election

Bus route 61 in Milwaukee, Wisc., cuts through political lines in a hotly contested swing state. It travels from liberal Milwaukee through to Waukesha County, one of the most conservative in the state.

The bus route was first established to help residents in central city neighborhoods get jobs, mainly retail positions in the suburbs. For Breanna Jordan , a 24-year-old living in Milwaukee, her livelihood depends on bus route 61. She works at a Walmart in Menomonee Falls, an hour and a half bus ride each way.

Former Democratic Presidential hopeful Bernie Sanders stopped in Milwaukee Wednesday night to campaign for not only Hillary Clinton, but Russ Feingold.

Bernie Sanders devoted the first 15 or so minutes of his speech to encouraging people to get out and vote for Democrat Russ Feingold. Earlier in the day, the Marquette Poll was released showing a very tight race between Feingold and his opponent Republican incumbent Ron Johnson.

Justin Sullivan and Chip Somodevilla/Getty Images

Democrat Hillary Clinton's lead over Republican Donald Trump declined in Wisconsin from seven to six points during the past two weeks and now stands at 46%-40% among likely voters, according to the final Marquette Law School poll before the Nov. 8 Election. 

The margin of error is +/- 3.3 percentage points.

President Obama has called climate change a slow-moving catastrophe, yet we’ve heard little about the issue during this campaign season.

That goes for the U.S. Senate race pitting Democrat Russ Feingold and GOP incumbent Ron Johnson. Their campaigns have sizzled around their disparate views on just about everything else - from job creation to immigration.

Yet, they have said little about how they would approach the subject of climate change.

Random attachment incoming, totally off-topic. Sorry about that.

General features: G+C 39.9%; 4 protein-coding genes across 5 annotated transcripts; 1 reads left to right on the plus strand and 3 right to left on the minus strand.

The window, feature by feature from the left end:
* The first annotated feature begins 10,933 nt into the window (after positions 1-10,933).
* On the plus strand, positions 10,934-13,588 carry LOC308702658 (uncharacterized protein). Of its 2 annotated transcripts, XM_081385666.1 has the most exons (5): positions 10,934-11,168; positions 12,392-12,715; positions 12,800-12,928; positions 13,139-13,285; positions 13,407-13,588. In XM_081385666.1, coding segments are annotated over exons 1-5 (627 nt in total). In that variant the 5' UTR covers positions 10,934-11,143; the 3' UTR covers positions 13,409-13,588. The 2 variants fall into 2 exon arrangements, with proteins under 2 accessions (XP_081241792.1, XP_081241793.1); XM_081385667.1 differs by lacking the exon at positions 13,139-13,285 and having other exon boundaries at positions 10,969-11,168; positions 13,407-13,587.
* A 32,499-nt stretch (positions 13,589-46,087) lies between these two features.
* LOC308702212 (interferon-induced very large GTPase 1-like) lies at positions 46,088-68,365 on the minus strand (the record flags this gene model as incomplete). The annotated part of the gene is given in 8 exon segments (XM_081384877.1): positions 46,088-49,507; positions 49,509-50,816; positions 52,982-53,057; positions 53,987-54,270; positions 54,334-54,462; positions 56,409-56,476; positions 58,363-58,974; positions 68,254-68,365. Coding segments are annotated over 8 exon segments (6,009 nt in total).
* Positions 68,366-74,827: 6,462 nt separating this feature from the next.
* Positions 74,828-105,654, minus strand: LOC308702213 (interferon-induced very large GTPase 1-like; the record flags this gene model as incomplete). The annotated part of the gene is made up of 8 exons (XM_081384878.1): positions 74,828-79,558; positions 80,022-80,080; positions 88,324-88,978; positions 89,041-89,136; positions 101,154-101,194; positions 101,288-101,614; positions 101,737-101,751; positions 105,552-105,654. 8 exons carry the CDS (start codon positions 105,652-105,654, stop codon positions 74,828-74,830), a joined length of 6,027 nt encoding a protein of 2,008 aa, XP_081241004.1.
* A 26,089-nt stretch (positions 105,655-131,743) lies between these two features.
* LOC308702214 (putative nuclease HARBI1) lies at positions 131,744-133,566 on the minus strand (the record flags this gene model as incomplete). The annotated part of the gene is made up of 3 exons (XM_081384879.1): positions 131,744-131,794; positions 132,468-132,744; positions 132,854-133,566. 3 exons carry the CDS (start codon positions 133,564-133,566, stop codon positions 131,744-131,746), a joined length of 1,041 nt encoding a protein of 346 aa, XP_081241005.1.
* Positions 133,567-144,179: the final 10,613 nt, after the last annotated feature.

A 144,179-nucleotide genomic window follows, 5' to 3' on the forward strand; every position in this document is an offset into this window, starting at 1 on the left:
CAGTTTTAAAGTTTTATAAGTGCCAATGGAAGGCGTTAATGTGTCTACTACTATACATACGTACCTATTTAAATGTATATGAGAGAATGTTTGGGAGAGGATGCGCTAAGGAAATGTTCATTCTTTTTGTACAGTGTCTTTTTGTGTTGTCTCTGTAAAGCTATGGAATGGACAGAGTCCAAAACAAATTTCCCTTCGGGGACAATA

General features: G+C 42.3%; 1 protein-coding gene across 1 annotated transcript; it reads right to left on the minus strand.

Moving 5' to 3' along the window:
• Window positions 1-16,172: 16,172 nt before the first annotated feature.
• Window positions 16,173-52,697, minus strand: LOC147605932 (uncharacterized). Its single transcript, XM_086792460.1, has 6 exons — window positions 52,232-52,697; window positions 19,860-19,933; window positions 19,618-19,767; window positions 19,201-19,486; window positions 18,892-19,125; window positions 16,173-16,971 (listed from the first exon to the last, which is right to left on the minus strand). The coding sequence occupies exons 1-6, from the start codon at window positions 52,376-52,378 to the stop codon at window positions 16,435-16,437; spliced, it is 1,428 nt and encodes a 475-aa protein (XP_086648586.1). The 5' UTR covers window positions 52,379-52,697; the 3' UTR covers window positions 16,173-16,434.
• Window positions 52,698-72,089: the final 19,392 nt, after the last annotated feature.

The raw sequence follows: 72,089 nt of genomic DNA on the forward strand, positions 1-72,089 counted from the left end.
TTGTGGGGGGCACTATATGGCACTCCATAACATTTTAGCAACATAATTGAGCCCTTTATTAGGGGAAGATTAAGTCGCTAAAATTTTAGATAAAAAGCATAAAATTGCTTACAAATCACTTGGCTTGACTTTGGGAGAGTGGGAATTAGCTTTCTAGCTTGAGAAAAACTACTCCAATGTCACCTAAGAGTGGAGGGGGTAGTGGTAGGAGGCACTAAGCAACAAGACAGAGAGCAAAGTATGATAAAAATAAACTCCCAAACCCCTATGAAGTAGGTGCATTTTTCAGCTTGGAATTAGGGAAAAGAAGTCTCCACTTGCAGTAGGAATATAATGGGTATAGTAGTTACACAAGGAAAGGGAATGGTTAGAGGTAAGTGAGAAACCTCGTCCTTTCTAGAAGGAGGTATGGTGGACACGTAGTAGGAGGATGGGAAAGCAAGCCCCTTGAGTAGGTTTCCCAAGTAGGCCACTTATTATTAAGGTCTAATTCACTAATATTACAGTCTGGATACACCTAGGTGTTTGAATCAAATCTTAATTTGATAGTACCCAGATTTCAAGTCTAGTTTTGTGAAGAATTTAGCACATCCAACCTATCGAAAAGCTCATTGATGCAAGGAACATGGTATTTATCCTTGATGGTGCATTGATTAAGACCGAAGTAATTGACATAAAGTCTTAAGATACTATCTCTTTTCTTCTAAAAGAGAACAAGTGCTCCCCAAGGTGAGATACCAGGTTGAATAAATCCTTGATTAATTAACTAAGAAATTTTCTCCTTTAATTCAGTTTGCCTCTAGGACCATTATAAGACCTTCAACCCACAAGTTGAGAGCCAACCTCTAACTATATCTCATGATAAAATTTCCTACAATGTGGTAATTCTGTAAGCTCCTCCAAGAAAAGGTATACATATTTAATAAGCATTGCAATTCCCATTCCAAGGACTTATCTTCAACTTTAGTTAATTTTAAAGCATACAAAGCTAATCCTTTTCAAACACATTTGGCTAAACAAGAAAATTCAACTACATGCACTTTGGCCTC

Dairy farmer Lloyd Holterman likes where Johnson stands on issues.

Chip Somodevilla and Justin Sullivan/Getty Images

As it nears its conclusion, the race for the White House paused in Wisconsin on Tuesday. Both Republican Donald Trump and Democratic vice presidential candidate Tim Kaine visited. They each told voters the state will play an important role in the election. The candidates also both made a point to question the character of the other party's nominee for president.

GOP nominee Donald Trump has made frequent appearances in Wisconsin in the last couple months. This time he chose Eau Claire.

Marti Mikkelson

Is there anything that could happen before next week’s election that would make you change your vote? New inquiries surfaced over the weekend about Hillary Clinton’s use of a private email system while she was secretary of state. A few weeks ago, Donald Trump was hit by accusations of inappropriate actions toward women. WUWM stopped by two early voting sites in Milwaukee to ask people what might be the final straw.

Charles Fletcher doesn’t think there’s anything that could happen between now and Nov. 8, that would make him change his vote in the presidential race.

Michelle Maternowski

A version of one ad Wisconsin people are seeing in the U.S. Senate race first aired more than 50 years ago. known as the "Daisy" ad. It features an atomic explosion.  It's one of the negative ads that supporters of GOP incumbent Ron Johnson and Democratic challenger Russ Feingold have been able to produce and air, because both camps have been the beneficiaries of huge injections of cash and know that negative advertising influences voters.

Updated at 7:58 p.m. ET

Newly discovered emails being examined by the FBI in relation to Hillary Clinton's email server came to light in the course of an unrelated criminal investigation of Anthony Weiner, a source familiar with the matter tells NPR's Carrie Johnson.